On Faith: Holy Week Labyrinth returns to Binkley
04/01/2014 12:00 AM
02/15/2015 10:46 AM
A Holy Week Labyrinth returns to Olin T. Binkley Memorial Baptist Church, 1712 Willow Drive, Chapel Hill sponsored by nine area congregations and groups.
The labyrinth will open at 4 p.m. Sunday, April 13, and close at 1:30 p.m. Friday, April 18. each weekday, it will be available to the community from 6:30 a.m. to 8:30 p.m., except on Wednesday and Thursday when it will close at 5 p.m.
Walking is an ancient spiritual practice and a rich tool for pilgrimage and reflection. The 40 feet by 40 feet labyrinth laid out on the floor of Binkley's sanctuary is a replica of the 11-circuit labyrinth on the floor of the Cathedral at Chartres, France.
Prayer stations on the perimeter of the labyrinth provide ideas and materials for prayer to those who walk.
Children are welcome to join Boykin Bell, director of Christian Formation at Chapel of the Cross, when she introduces the labyrinth for their benefit at 4 p.m. Tuesday, April 15.
The Chapel Hill Zen Center is holding a Buddha's birthday celebration on Sunday after the regular morning meditation.
A short talk directed toward children will be given at 10:30 a.m. The children will then have a procession to an outdoor altar where they will offer incense and bathe the Baby Buddha. Following the ceremony, a vegetarian potluck picnic is planned. Beverages and birthday cake will be provided.
At 9 a.m. the children will decorate the pagoda or “flower house” during meditation. Those who can are asked to bring balloons, bubbles and banners for the procession and flowers for decorating the pagoda.
Children, families and friends are welcome.
The Zen Center is located at 5322 N.C. 86 North, 2.5 miles north of I-40 at exit 266.
William L. Andrews, professor in the Department of English and Comparative Literature at UNC-Chapel Hill, will present “What did Emily Dickinson Believe?” Sunday at the Church of Reconciliation, 110 N. Elliott Road.
Dickinson was one of the preeminent religious poets in American and world literature. But what did she believe? He will lead a discussion of a few of her most thought-provoking poems to see what they tell us about the foundations of her faith.
The class meets at 9:30 a.m. in the Parish House Chapel.
All are welcome.
Men of Destiny
As part of its celebration of the 150th anniversary of St. Paul AME Church, 101 N. Merritt Mill Road, the church will hold a month-long Men of Destiny Conference during April.
Events will include weekly workshops with guest speakers on Wednesday nights such as Dr. Allen Mask and the Rev. Josephine Harris; the annual community cookout and outreach with free food, games for children and free diabetes screening provided by Piedmont Health Service; and the special Men's Day speaker, Honorable James E. Clyburn, Congressman from South Carolina and assistant Democratic leader in the 112th Congress.
An effort is now under way at the Levin Jewish Community Center at 1937 W. Cornwallis Road in Durham to honor Leo Itzak Bortiri, who had a fatal accident while traveling with his parents in Argentina.
An announcement about the effort said: “Leo was a bright-eyed 7-year-old. He was one of the first campers at Camp Shelanu; one of the first to enjoy the brand new Levin JCC building and dive into the pool.”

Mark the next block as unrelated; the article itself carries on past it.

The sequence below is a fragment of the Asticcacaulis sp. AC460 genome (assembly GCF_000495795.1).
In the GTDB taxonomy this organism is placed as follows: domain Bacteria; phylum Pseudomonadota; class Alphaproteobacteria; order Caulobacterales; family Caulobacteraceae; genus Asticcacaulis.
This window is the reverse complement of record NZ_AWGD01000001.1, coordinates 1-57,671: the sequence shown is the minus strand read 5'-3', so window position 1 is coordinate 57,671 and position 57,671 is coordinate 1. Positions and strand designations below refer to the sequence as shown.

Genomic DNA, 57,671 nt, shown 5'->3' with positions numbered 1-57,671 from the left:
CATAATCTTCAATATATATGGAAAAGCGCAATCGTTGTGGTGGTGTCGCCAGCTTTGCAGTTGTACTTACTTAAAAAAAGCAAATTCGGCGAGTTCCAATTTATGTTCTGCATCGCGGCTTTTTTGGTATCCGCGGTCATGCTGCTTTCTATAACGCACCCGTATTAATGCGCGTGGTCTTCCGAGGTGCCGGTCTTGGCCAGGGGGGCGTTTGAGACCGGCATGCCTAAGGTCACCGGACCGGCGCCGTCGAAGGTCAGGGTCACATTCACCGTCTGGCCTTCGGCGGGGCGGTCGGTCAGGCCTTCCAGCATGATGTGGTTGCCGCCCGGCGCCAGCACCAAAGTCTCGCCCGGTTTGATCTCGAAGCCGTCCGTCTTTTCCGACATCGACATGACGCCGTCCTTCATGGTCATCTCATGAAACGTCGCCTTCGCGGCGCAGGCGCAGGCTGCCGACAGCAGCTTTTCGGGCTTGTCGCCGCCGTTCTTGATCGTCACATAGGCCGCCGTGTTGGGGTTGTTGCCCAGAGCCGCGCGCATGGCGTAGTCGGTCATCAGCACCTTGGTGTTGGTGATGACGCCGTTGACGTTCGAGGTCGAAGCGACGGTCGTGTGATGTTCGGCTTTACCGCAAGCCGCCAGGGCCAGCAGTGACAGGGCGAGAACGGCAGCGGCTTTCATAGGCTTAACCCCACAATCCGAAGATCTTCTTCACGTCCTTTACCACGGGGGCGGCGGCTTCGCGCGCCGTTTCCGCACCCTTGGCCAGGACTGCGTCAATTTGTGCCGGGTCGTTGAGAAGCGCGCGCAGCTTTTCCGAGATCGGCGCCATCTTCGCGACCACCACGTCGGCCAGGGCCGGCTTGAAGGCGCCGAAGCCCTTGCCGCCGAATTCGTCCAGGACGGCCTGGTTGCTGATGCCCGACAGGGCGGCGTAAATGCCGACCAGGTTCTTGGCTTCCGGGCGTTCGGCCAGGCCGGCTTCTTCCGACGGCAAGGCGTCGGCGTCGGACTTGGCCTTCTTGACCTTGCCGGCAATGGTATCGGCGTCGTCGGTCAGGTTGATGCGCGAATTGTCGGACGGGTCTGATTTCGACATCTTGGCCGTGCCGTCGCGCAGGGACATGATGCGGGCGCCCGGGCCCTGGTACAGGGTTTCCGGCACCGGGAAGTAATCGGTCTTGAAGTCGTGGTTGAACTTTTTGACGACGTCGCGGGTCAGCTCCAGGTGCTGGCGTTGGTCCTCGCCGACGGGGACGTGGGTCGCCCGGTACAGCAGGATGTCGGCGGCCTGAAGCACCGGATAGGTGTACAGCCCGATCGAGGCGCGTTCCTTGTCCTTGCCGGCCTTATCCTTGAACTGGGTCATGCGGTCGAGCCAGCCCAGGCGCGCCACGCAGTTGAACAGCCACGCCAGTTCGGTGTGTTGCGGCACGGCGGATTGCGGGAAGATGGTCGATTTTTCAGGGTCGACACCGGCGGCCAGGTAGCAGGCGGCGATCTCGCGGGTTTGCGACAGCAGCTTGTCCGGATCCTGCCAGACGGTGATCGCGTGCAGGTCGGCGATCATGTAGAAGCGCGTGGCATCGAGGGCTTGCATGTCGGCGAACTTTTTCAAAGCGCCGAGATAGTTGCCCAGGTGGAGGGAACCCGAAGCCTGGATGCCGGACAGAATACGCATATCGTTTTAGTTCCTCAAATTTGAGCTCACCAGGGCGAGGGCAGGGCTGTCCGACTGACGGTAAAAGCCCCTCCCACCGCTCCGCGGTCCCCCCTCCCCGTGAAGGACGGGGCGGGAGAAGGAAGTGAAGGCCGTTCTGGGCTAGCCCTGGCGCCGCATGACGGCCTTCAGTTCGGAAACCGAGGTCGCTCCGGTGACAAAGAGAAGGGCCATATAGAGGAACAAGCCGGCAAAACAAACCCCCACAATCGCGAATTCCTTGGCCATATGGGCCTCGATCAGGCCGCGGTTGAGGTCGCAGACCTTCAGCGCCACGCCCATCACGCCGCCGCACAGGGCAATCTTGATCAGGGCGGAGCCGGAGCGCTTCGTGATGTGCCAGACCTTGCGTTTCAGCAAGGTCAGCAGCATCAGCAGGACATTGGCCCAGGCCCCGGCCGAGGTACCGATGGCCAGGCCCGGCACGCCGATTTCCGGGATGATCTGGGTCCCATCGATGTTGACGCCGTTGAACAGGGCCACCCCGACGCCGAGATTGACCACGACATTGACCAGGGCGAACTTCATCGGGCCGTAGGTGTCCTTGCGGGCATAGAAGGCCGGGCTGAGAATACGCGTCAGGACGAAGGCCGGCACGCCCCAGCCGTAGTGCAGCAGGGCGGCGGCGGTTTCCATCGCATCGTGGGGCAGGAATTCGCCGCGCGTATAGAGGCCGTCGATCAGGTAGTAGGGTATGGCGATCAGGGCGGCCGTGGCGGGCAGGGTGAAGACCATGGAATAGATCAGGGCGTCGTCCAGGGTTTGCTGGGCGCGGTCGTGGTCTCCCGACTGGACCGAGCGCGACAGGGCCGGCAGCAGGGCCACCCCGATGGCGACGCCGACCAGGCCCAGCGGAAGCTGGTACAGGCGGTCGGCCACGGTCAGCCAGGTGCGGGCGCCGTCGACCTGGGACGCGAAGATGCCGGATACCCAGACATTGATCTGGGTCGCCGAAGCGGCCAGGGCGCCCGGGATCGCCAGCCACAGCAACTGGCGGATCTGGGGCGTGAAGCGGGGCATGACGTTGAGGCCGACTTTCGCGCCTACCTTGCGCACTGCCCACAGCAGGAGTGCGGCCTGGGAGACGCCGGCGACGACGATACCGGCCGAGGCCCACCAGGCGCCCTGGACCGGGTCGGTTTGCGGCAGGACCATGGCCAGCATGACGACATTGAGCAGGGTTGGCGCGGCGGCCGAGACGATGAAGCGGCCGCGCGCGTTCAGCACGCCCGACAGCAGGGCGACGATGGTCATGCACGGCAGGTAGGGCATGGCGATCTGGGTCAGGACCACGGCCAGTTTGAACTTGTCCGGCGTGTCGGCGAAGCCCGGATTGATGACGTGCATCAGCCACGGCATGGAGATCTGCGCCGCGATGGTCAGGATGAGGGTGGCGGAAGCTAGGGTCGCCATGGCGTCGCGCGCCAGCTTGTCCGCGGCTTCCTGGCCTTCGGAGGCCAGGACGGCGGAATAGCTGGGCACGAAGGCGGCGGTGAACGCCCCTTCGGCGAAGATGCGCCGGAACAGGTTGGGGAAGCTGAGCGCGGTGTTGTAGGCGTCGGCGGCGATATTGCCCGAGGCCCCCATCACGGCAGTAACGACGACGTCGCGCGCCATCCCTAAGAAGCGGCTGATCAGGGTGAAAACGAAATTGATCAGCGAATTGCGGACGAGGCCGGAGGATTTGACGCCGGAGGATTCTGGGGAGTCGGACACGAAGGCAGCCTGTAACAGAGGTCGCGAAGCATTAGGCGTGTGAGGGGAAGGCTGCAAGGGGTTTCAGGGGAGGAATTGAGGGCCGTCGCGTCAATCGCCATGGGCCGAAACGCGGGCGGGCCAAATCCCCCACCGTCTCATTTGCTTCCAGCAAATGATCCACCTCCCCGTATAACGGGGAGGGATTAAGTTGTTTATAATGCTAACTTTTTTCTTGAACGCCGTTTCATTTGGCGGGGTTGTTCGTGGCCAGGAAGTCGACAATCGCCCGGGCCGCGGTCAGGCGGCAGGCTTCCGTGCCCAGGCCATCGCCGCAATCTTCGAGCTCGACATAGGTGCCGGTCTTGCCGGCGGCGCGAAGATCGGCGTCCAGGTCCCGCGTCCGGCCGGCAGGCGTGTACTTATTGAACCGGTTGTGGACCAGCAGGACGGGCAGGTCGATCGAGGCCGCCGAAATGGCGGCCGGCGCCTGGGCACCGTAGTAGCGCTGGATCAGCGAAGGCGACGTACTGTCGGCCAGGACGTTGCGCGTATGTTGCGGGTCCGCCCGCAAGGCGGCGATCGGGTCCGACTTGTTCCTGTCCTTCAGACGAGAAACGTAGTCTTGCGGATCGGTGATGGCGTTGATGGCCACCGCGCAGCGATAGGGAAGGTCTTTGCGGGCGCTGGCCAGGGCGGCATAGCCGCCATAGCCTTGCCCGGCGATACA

Over three summers and many weeks at camp, Leo learned to swim freestyle, perfected his dive off the diving board, enjoyed making challah bread, and was very proud of his Spirit Award during camp.
He is missed by many Jewish Community Center families and staff who continue to send healing thoughts and prayers to his family and friends.
The Triangle Family Shule along with Leo's parents and friends have started an effort to “adopt” one of the sea creatures on the mural at the pool's concession stand.
Every dollar raised in Leo's honor will go toward camp scholarships for this summer in the hope that other children will get to enjoy time at Camp Shelanu as Leo did.
If you wish to contribute, contact the Levin Jewish Community Center at 919-354-4936.
The Rev. Gary Kowalski will give a talk on Thursday, April 10, describing the journey that led him “to appreciate nature as the primordial sacrament, rediscovering the knowledge evident to indigenous people that other species are not so different from humans, but share in the emotional depths and psychic capacities that make us most fully human.”
The 7 p.m. session will be held at the Community Church of Chapel Hill Unitarian Universalist, 106 Purefoy Road, where Kowalski serves as interim minister.
He is a graduate of Harvard College and the Harvard Divinity School. He is the author of seven books on spirituality and nature including “The Souls of Animals,” “Earth Day,” “The Bible According to Noah,” and “Goodbye Friend: Healing Wisdom for Anyone Who Has Ever Lost A Pet.”
His talk is free and open to the public.
Professor Deborah Dash Moore, director of the Frankel Center for Judaic Studies at the University of Michigan, gave three talks at Judea Reform Congregation, 1933 W. Cornwallis in Durham Friday through Sunday.
As the annual Levin-Moscovitz lecturer, she spoke on Friday after the worship service on “Revisiting the Lower East Side in History and Memory.” On Saturday, she led the Shabbat morning study on “Brooklyn’s Jewish Worlds.” Her lecture that evening was “Upper West Side & New York’s Jewish Culture.”
Moore is one of America’s leading Jewish historians. She is the author of “City of Promises: A History of the Jews in New York.”
Judea Reform, founded in 1961, is the largest synagogue in the Triangle region with more than 1,400 individual members.
You can contact Flo Johnston at firstname.lastname@example.org or 910-361-4135.
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